NFL.com Contributing Columnist
Trick or treat?
Yup, it’s Halloween. But after another compelling NFL Sunday in this capricious league, I have a different three-word query in mind:
True or false?
On the day of ghosts, ghouls and goblins, let’s separate reality from fiction on the gridiron, Schein Nine style.
This is true. It’s not even close or up for debate. Sunday’s no-show in NOLA was the latest embarrassment — and the most grotesque display yet.
Coming off a 38-20 win at Houston — in which Josh McDaniels’ offense reached 400 yards for the first time while outscoring the Texans 21-0 in the fourth quarter — the Raiders had a golden opportunity to really get some momentum going against the Andy Dalton-led Saints. Instead, Las Vegas completely derailed, losing 24-0 in the franchise’s first shutout since 2014. The Raiders (2-5) didn’t even cross midfield until two minutes remained in the fourth quarter. Derek Carr‘s feeble play in 2022 reached a new low, with 101 passing yards on 26 attempts — 3.9 yards per throw doesn’t exactly cut it. Carr’s favorite target, Davante Adams, suited up after battling a flu all week, but after totaling one catch for 3 yards, he might as well have just sat this one out.
On the other side of the ball, Vegas failed to record a single sack for the second time this season. With a measly nine sacks through seven games, the Raiders are the only NFL team without double-digit QB takedowns. In related news, prized free-agent signee Chandler Jones was a ghost once again, finishing Sunday with one tackle on the score sheet and nothing else. The 32-year-old edge rusher owns a half sack through the first two months of his Raiders tenure.
Before the season, I predicted Las Vegas would nab the top wild-card slot in the AFC, stating that “America is sleeping on these Raiders.” Well, touché, America! Apparently I should’ve hit the snooze bar and piled up more Zs. Year 1 of the McDaniels era is not going as planned. And it’s unacceptable. No wonder the head coach reportedly had another long postgame meeting with owner Mark Davis.
Now, I know Atlanta enjoyed plenty of good luck in Sunday’s wild, 37-34 win over Carolina. The game appeared to be over when Panthers QB P.J. Walker connected with D.J. Moore on a miraculous, 62-yard touchdown heave with 12 seconds remaining. The TD tied the score at 34 apiece, meaning Carolina would almost certainly prevail with a successful extra point. But Moore inexplicably took his helmet off during his touchdown celebration, automatically drawing a personal foul. This pushed the PAT back, making it a 48-yarder, and Eddy Piñeiro missed! Then in overtime, Piñeiro missed a would-be game-winner from just 32 yards out. To the Falcons’ credit, they proceeded to march 55 yards and set up money kicker Younghoe Koo for the 41-yard game-winner.
A win’s a win. Good fortune doesn’t take anything away from the result, especially for a team that largely makes its own luck. Arthur Smith is a fantastic coach. He’s buttoned up. His Falcons are tough and disciplined, and now they sit alone atop the NFC South at 4-4. Shoot, without the highly controversial roughing-the-passer penalty in the Week 5 loss at Tampa Bay — a healthy dose of misfortune for the Falcons — Atlanta could be 5-3 with a two-game cushion over the rest of the division.
Tampa Bay’s flat. Blame the offensive line, the inability to run, Tom Brady, Todd Bowles, the defense … Everything. Carolina isn’t that good, obviously, seeing how the Panthers fired their head coach three weeks ago. While I loved New Orleans before the season kicked off, the Saints haven’t sold me with their erratic play from week to week. And the Falcons have the better coach.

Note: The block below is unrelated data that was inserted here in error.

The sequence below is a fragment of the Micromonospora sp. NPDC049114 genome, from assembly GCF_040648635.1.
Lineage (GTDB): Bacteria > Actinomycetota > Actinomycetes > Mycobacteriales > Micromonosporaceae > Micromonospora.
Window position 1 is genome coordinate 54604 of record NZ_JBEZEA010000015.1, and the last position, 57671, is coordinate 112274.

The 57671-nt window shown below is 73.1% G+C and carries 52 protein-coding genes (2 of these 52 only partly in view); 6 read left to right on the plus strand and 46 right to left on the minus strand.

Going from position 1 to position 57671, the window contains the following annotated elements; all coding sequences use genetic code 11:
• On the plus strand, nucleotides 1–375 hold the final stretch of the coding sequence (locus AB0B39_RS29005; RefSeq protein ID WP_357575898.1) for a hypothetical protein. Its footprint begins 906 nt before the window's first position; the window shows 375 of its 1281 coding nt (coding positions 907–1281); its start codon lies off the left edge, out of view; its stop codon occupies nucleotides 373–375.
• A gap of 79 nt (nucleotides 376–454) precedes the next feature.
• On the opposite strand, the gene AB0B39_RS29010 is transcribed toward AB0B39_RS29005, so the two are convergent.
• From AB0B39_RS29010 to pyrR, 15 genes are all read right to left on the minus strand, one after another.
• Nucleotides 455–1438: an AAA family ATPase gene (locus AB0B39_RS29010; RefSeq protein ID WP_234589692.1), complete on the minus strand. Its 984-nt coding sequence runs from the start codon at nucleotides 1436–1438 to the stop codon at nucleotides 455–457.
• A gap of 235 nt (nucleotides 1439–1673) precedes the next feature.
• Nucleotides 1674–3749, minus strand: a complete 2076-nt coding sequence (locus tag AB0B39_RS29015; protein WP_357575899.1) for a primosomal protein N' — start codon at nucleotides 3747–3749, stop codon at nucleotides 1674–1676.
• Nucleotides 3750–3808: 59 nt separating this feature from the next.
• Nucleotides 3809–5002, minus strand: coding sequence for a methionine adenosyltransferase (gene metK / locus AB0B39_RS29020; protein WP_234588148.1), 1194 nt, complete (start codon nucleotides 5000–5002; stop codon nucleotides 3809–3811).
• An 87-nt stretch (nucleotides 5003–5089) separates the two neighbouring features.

This is a loaded topic of conversation. There are jobs — and egos — on the line here. For the most part, Joe Douglas has been fabulous as Jets general manager. But this Zach Wilson pick could be a real problem. Other than an inspired fourth-quarter performance in the comeback win at Pittsburgh back in Week 4, Wilson hasn’t shown much in his two years as a Jet. In Sunday’s 22-17 home loss to New England — the Jets’ 13th straight loss to the rival Patriots — Wilson completed fewer than 50 percent of his 41 passes and threw three mind-numbing picks. This against a Pats defense that, six days prior, had no answer for Bears QB Justin Fields, who was taken nine picks after Wilson in the 2021 NFL Draft.
The season-ending injuries to Breece Hall and Alijah Vera-Tucker — two stellar draft picks by Douglas — certainly don’t help this Jets offense. But that doesn’t excuse Wilson running around like a chicken with his head cut off. It doesn’t explain Wilson throwing the ball away … straight to a Patriots defender. This game was a bad look for No. 2.
Now, the Jets are still a surprising 5-3. Douglas wisely traded for James Robinson after Hall went down, and Gang Green boasts the sixth-ranked total defense. It’s all still there for the Jets. I wouldn’t bench Wilson … yet. So, I’ll call the above assertion false. But Robert Saleh CANNOT be afraid to go to the bullpen when it’s obvious Wilson doesn’t have it — or, if need be, to ultimately replace the 23-year-old.
6-1 is 6-1. Kevin O’Connell has done a superb job during his debut season in the big chair. After back-to-back losing campaigns, the Vikings are well on their way to the postseason. Up four games on Green Bay and Chicago in the loss column, Minnesota has the biggest division lead in football.
But still, that’s a false declaration.
The Vikings boast the NFC’s second-best record, but the 7-0 Eagles aren’t the only team I’d place above Minnesota in conference power rankings. I think the 49ers and Cowboys are superior, largely because I still love how both those teams play defense. Yes, the Niners are just 4-4, but they provided an inspired road beatdown of the defending Super Bowl champs on Sunday. San Francisco was missing Deebo Samuel, so Kyle Shanahan leaned on his new do-everything playmaker, Christian McCaffrey, who became just the third running back since the 1970 merger to log a touchdown passing, rushing and receiving in the same game. If this team gets healthier in the second half of the season, LOOK OUT. And then there’s Dallas, which sits at 6-2 after consecutive three-score wins. With Micah Parsons spearheading a ferocious defense and Dak Prescott getting back into a groove on offense, the Cowboys are rounding into form as a complete team. Give Mike McCarthy credit for the job he’s done this season.